Budka, P. (2023). Relational infrastructures: Transportation and sustainability in the Subarctic town of Churchill, Canada. Paper at Biennial Conference of the Finnish Anthropological Society, Rovaniemi, Finland: Arctic Centre, 21-23 March.
This paper explores how transport infrastructures are interconnected and entangled in the Subarctic town of Churchill, Canada. In doing so, it looks into the creation and maintenance of these infrastructures as well as into the role that social, political, and economic relations play here. It furthermore examines how such infrastructural entanglements contribute to the sustainability of the town. Churchill is one of several field sites in the ERC project InfraNorth, which looks into the affordances of transport infrastructures on a pan-Arctic scale through an anthropological lens.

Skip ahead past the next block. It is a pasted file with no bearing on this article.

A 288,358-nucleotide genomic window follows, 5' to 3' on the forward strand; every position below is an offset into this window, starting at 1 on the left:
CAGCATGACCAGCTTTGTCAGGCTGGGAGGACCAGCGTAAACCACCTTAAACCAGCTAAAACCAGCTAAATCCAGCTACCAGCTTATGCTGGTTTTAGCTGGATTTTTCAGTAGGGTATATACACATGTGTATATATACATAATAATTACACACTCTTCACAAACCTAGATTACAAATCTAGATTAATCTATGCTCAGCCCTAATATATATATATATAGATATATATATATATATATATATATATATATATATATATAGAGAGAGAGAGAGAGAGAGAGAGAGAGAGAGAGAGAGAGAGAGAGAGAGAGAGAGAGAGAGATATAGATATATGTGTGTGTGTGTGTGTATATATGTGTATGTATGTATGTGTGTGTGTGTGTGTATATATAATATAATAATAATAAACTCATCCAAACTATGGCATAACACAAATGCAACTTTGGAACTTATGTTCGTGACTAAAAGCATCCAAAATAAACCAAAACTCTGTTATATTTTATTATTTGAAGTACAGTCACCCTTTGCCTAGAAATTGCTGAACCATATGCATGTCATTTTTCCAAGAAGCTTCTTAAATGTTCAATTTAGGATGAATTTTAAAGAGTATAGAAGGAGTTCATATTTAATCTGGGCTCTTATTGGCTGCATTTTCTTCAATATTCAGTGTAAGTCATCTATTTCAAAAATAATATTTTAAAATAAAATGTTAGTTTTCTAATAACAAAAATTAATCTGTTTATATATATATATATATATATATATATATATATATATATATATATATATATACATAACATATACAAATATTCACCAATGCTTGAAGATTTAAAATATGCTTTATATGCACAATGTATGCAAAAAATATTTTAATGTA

Churchill, a town of 870 people, is unique in terms of transport infrastructure. The town, which is not accessible via roads, is home to Canada’s only deep-water port on the Arctic Ocean. This is the only harbor in the American (Sub)Arctic with a direct link to the North American railway system. In addition, Churchill has a relatively big airport, which was originally built by the military and is now supporting in particular the growing tourism industry. The community of Churchill only exists because of these infrastructures and it has been changing together with them.
By discussing ethnographic and historical findings, this paper focuses on how this infrastructural entanglement becomes particularly visible in times of infrastructural breakdown and failure. When in 2017 a flooding washed-out the railway tracks and Churchill was without train connection for 18 months, the town and its inhabitants had to rely on air transportation and on a network of winter trails to transport goods and supplies. This has had severe consequences for this remote Subarctic town.